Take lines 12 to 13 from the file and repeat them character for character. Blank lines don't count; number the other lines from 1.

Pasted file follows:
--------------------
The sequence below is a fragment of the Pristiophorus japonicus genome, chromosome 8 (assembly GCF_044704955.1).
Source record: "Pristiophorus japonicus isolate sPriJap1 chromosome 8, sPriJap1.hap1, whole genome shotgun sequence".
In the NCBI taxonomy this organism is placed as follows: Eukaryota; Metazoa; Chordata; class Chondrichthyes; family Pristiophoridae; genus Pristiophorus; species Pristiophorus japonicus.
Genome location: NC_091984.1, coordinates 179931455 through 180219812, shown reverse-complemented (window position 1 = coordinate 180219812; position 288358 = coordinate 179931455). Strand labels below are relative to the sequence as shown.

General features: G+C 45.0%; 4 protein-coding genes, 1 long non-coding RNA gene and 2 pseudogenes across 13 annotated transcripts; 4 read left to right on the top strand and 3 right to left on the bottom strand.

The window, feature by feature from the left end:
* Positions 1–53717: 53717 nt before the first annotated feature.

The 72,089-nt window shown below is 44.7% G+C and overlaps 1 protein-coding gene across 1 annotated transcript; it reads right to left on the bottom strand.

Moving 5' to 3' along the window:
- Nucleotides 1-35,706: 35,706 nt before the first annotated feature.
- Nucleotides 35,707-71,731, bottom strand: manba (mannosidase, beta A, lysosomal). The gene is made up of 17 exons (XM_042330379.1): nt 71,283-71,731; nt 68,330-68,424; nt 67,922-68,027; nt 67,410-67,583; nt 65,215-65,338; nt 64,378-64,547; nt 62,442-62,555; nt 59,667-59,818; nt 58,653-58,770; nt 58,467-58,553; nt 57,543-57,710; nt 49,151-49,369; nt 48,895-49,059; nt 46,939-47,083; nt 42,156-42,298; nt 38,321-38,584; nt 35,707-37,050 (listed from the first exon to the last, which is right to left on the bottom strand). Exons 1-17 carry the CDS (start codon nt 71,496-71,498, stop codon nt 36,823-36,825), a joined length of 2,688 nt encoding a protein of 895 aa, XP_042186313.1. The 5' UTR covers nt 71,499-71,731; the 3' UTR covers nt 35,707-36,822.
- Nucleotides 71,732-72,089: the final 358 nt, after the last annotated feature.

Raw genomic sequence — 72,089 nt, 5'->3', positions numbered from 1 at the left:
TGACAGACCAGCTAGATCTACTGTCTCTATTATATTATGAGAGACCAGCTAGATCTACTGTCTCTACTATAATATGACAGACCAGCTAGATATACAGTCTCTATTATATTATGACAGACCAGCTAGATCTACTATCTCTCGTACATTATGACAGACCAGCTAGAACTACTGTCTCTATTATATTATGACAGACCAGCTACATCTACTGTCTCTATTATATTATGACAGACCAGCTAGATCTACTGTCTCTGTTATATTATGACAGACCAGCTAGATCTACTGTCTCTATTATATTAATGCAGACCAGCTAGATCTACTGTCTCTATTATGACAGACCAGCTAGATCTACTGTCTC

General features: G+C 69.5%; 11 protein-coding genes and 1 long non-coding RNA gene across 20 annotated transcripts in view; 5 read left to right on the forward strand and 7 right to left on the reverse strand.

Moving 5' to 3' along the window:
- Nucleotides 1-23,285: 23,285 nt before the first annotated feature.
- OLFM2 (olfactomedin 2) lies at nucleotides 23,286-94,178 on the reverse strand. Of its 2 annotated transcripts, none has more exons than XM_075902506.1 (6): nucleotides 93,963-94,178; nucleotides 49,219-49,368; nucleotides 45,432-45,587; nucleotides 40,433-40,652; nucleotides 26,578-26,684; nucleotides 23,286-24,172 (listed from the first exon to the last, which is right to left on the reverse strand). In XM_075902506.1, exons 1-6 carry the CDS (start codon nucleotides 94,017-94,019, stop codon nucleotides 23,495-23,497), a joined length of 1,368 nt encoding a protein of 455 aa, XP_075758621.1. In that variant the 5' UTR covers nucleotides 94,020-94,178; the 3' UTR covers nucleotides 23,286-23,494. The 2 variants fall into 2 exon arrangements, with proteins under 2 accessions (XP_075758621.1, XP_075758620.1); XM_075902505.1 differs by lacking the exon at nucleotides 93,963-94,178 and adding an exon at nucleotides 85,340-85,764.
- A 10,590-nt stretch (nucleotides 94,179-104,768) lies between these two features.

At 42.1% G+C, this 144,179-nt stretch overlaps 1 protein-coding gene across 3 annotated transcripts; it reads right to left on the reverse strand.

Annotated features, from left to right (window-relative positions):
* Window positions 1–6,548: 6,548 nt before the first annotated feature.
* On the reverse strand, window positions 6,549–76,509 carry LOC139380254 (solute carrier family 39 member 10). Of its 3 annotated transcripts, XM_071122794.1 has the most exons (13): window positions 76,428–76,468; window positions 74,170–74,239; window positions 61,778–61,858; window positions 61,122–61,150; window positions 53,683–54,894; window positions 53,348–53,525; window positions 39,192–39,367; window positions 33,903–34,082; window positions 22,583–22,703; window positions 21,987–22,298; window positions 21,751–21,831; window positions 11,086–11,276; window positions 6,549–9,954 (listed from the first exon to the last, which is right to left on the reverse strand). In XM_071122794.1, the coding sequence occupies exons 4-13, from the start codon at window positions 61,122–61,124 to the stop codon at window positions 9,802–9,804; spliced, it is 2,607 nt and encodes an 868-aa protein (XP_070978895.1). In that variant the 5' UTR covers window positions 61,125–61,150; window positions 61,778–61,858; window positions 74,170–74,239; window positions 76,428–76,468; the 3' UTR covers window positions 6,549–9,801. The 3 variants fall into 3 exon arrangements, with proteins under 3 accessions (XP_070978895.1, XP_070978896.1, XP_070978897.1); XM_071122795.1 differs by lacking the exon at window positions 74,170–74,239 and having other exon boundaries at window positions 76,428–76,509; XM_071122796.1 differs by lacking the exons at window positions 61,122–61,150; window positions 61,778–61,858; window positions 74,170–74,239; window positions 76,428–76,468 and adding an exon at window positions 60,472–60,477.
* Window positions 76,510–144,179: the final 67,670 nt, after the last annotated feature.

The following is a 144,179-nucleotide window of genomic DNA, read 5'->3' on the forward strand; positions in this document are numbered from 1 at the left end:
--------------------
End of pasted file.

- Nucleotides 71,732-72,089: the final 358 nt, after the last annotated feature.

Raw genomic sequence — 72,089 nt, 5'->3', positions numbered from 1 at the left: